My only other problem with Hoke is that we generally love fat football coaches as much as we love fat guy touchdowns. It would be much easier to despise Hoke if he were square-jawed and svelte (trust me, you would hate Ron Zook if his coaching wasn't hilarious the same way you'd love Weis if he wasn't a such a petulant dickhead).
Michigan is mercifully back, which means we're no longer tormenting its out-of-place hillbilly coach, atrocious defensive coordinator, MAC-level recruiting or general football terribleness. There is a bear to poke again where there temporarily was a ticklebear.
We're back to making fun of the way it funnels the vast majority of its football players through the university's General Studies program just to see its alumni - and most entertainingly, its non-alumni - immediately take to the defense. We're ridiculing something besides its football, because Michigan football has returned.
The rivalry is back to being heated - not because tradition demands it on account of the way things once were, but because of the way things are becoming again.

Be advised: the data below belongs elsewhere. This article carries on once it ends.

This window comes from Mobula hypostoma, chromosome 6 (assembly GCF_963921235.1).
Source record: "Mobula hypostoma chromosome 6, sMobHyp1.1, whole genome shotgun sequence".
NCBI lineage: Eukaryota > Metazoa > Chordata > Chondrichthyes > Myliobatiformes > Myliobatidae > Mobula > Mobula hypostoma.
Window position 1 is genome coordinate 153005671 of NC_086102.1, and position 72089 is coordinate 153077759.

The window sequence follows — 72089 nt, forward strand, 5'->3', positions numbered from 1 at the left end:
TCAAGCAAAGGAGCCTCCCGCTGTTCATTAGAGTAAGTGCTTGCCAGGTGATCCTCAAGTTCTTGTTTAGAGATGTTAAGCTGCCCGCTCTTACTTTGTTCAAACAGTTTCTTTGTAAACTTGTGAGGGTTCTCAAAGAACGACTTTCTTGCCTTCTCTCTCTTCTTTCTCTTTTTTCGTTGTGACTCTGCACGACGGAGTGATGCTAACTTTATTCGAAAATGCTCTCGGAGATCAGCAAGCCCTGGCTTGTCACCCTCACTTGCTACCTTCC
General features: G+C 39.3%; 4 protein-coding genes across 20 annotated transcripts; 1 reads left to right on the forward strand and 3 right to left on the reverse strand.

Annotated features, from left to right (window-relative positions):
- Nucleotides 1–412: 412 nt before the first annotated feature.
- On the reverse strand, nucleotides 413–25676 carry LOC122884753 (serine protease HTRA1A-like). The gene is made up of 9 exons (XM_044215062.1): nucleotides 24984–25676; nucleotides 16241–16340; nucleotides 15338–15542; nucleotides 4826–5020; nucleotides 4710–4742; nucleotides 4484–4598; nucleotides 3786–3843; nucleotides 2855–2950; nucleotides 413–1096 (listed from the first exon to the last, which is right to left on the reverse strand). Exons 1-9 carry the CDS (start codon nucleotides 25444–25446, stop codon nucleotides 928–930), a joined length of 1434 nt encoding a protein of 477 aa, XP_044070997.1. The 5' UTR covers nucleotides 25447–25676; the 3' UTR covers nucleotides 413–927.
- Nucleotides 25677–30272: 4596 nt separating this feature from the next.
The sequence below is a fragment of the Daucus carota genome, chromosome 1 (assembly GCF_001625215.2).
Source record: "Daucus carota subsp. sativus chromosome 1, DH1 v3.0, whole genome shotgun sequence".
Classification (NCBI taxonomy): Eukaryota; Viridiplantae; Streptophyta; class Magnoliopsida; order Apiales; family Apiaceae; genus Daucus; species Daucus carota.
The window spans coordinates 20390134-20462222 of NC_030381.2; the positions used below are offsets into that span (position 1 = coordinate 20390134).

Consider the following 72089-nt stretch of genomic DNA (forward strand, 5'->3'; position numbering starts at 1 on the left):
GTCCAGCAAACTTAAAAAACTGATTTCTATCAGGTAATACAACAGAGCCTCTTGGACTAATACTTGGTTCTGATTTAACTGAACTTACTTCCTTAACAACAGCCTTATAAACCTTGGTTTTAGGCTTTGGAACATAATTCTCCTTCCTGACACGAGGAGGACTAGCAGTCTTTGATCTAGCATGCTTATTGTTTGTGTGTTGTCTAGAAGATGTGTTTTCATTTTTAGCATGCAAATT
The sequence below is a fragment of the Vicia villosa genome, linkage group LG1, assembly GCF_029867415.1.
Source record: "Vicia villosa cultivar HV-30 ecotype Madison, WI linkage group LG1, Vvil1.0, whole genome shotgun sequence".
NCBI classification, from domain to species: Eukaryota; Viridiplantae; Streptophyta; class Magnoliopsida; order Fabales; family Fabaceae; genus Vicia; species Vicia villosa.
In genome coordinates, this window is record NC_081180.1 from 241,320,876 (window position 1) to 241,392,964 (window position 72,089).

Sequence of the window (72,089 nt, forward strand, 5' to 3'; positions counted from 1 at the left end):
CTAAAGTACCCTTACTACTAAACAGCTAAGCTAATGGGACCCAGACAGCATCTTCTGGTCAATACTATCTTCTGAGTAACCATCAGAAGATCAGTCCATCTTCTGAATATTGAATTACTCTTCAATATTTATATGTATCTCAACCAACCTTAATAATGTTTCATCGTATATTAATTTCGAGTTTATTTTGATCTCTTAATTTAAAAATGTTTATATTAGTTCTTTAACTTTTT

The coming seasons should provide ample film clips that are shown decades from now when the rivlary hits another inesacable lull (with sincere apologies to the clips of Sheridan, Threet and Forcier which won't ever be repurposed for The Game's promotional pieces). So I'm thrilled Michigan has a coach of Hoke's ability holding up its side of the best sport's best story.
When his time is up in Ann Arbor many years from now, I hope Hoke is remembered the same way John Cooper is in Columbus: A championship-caliber coach with a single tragic blemish that's impossible to keep off of his epitaph.